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arguably, it's not too hard to find a limited subset of Lua that coincides with _javascript_ after a few text replacements (begin/end => {  }  and such)

Supposing that you do it for some practical reason rather than the simple pleasure of hacking, if a simple solution works, there's no reason to pick a more complex one.

> Actually, if you plan to write a translator that converges toward full Lua
> support, some architectural choices made by Vlad would be seriously
> unoptimal, although they made sense in his case.

that would be a really amazing project, i guess it would amount to a
full compiler.

If you're looking for full compatibility with no efficiency nor readability constraint at all, then the simplest way would probably be to implement a bytecode interpreter in _javascript_. However, while it looks like a serious / tedious development effort, I doubt it would qualify as "amazing" :)

A more challenging approach would be to try to keep the generated code as structurally similar as possible to the original Lua input. Of course, the more "tricky primitives" you rule out (setfenv, setmetatable, coroutine.*, ...), the easier it is to achieve structural integrity; eventually you'll reach the point where you only handle the common subset of Lua and _javascript_, and then you could probably just rely on a set of string.gsub(), as you proposed above.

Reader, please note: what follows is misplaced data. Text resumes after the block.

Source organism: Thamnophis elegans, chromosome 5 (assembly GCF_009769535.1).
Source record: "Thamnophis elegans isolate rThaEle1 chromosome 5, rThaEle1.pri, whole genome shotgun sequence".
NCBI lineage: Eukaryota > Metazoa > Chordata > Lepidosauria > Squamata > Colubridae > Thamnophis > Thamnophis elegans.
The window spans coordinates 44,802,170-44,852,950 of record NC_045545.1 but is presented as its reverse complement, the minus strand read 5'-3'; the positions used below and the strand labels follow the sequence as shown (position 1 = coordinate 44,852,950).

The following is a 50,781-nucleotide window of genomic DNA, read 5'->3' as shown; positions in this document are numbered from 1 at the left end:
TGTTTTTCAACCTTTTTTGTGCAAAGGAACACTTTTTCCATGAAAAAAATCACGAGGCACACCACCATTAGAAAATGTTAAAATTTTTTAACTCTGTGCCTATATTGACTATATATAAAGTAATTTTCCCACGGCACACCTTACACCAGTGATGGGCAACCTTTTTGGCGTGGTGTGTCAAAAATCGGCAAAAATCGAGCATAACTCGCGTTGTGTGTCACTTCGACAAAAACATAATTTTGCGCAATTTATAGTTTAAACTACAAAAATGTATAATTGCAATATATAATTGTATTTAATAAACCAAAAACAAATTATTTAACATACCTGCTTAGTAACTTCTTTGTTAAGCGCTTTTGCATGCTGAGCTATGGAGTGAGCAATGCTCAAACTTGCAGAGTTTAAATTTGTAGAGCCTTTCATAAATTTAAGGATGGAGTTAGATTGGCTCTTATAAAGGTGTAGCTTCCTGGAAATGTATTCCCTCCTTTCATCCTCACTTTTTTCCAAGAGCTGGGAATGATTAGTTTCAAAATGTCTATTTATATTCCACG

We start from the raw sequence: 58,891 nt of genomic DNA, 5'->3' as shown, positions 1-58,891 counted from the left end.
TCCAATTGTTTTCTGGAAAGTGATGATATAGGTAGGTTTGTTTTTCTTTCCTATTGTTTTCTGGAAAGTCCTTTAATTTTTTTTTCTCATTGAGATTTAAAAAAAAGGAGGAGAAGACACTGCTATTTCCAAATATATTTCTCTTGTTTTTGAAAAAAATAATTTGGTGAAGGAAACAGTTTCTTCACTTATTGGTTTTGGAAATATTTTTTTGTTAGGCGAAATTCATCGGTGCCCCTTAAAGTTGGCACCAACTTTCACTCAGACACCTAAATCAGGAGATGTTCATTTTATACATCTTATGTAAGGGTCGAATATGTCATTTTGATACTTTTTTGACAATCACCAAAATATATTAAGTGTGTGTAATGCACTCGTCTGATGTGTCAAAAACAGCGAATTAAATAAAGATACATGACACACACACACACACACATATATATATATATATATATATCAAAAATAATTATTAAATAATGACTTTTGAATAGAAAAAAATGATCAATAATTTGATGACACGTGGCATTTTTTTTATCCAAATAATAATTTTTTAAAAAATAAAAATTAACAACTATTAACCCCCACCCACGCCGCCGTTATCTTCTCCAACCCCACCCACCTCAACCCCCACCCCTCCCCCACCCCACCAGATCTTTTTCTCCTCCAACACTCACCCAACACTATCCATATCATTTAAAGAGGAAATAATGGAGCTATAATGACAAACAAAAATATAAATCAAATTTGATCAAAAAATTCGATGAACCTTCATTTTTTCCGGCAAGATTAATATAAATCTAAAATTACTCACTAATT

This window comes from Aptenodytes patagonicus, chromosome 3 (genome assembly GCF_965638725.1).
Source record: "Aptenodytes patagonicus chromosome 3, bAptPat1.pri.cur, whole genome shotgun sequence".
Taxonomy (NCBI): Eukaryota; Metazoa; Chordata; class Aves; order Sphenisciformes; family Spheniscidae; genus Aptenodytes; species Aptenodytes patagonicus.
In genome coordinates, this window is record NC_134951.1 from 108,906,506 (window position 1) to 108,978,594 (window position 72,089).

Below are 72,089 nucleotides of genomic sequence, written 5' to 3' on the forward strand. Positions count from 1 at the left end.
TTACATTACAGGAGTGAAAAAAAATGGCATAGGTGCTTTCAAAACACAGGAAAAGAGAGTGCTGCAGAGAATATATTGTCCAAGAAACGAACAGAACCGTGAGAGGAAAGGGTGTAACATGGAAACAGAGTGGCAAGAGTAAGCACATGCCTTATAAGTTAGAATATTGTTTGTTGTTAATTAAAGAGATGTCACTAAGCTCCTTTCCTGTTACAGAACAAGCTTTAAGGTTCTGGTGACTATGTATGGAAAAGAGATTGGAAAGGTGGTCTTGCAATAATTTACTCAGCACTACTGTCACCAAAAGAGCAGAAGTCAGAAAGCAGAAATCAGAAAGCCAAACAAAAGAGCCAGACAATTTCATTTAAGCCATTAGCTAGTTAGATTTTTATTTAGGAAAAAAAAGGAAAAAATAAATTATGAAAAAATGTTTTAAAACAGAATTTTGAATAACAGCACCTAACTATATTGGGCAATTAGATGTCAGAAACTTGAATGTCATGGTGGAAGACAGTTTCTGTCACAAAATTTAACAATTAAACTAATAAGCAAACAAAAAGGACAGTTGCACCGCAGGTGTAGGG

A more interesting approach would be a gracefully degrading one: as your program start to introduce usage of trickier primitives, you "degrade" to more faithful but less readable translation schemes. Ideally, you should be able to contain such degradations within limited parts of a program, so that, for instance, using a metatable in one bit of a program doesn't force to use special function encodings metamethods in the whole rest of that program. As an extreme, coroutines might have to be encoded through CPS transformation!

That would involve non-modular program analysis, the design of several levels of translation which are reasonnably interoperable, some clever propagation algorithms... That would be amazing indeed :)
-- Fabien.